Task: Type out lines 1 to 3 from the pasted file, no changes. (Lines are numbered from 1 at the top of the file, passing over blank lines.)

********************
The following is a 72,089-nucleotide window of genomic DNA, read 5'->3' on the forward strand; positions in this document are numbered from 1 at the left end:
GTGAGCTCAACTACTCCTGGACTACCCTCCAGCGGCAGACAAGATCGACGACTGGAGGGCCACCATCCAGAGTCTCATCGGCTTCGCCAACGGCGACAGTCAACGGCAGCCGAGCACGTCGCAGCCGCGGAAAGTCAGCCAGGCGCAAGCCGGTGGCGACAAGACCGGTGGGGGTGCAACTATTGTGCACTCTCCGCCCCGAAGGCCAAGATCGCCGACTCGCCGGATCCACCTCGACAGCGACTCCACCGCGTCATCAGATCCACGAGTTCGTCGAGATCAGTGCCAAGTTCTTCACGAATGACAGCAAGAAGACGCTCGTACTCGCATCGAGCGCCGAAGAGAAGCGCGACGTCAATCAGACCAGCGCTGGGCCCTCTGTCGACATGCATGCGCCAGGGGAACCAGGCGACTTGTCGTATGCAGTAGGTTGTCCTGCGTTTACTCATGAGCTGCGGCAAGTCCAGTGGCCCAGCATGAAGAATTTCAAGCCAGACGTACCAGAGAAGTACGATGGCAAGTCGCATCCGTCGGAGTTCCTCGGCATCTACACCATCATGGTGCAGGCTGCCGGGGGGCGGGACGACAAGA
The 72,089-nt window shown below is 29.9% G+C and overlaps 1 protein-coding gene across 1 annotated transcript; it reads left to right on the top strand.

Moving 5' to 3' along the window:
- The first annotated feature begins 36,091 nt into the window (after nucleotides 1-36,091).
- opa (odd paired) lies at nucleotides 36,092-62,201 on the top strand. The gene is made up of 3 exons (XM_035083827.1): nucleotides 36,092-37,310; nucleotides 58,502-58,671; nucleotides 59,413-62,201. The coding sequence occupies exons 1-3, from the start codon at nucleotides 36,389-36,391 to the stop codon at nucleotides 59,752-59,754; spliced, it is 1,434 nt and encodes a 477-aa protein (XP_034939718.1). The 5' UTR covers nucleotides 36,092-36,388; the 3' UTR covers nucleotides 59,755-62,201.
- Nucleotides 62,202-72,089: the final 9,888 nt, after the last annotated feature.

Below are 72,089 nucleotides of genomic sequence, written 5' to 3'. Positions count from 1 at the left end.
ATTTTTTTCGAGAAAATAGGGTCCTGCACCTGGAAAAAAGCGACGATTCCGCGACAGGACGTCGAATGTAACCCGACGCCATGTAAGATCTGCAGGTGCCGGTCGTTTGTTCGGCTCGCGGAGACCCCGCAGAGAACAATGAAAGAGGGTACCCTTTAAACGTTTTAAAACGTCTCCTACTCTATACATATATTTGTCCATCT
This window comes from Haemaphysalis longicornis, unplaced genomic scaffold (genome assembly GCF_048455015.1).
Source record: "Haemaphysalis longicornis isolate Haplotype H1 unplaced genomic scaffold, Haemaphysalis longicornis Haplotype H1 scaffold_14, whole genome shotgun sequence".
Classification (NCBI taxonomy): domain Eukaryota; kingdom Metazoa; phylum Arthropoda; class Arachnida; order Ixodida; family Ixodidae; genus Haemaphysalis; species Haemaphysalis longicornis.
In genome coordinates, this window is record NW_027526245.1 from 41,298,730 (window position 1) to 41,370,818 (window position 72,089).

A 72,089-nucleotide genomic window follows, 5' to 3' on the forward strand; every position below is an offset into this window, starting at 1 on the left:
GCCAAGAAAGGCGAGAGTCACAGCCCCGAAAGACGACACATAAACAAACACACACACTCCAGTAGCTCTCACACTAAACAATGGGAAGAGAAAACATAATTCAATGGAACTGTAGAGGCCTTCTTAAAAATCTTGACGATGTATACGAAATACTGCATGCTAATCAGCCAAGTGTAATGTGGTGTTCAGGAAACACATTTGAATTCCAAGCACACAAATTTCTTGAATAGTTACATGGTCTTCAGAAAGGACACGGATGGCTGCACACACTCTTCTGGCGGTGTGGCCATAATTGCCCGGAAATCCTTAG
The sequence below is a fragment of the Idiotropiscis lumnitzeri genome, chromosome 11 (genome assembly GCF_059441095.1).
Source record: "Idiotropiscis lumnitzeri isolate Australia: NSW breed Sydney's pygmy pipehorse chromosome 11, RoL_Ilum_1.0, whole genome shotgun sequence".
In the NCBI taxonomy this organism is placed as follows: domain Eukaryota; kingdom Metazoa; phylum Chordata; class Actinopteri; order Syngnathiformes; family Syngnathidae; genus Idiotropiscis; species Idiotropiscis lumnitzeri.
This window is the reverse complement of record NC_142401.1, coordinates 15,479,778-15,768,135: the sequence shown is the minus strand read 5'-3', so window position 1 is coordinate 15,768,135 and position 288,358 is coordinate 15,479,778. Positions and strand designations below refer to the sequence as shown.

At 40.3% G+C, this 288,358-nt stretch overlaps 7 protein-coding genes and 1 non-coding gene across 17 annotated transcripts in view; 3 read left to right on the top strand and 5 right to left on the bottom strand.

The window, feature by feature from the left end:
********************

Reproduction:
The following is a 72,089-nucleotide window of genomic DNA, read 5'->3' on the forward strand; positions in this document are numbered from 1 at the left end:
GTGAGCTCAACTACTCCTGGACTACCCTCCAGCGGCAGACAAGATCGACGACTGGAGGGCCACCATCCAGAGTCTCATCGGCTTCGCCAACGGCGACAGTCAACGGCAGCCGAGCACGTCGCAGCCGCGGAAAGTCAGCCAGGCGCAAGCCGGTGGCGACAAGACCGGTGGGGGTGCAACTATTGTGCACTCTCCGCCCCGAAGGCCAAGATCGCCGACTCGCCGGATCCACCTCGACAGCGACTCCACCGCGTCATCAGATCCACGAGTTCGTCGAGATCAGTGCCAAGTTCTTCACGAATGACAGCAAGAAGACGCTCGTACTCGCATCGAGCGCCGAAGAGAAGCGCGACGTCAATCAGACCAGCGCTGGGCCCTCTGTCGACATGCATGCGCCAGGGGAACCAGGCGACTTGTCGTATGCAGTAGGTTGTCCTGCGTTTACTCATGAGCTGCGGCAAGTCCAGTGGCCCAGCATGAAGAATTTCAAGCCAGACGTACCAGAGAAGTACGATGGCAAGTCGCATCCGTCGGAGTTCCTCGGCATCTACACCATCATGGTGCAGGCTGCCGGGGGGCGGGACGACAAGA
The 72,089-nt window shown below is 29.9% G+C and overlaps 1 protein-coding gene across 1 annotated transcript; it reads left to right on the top strand.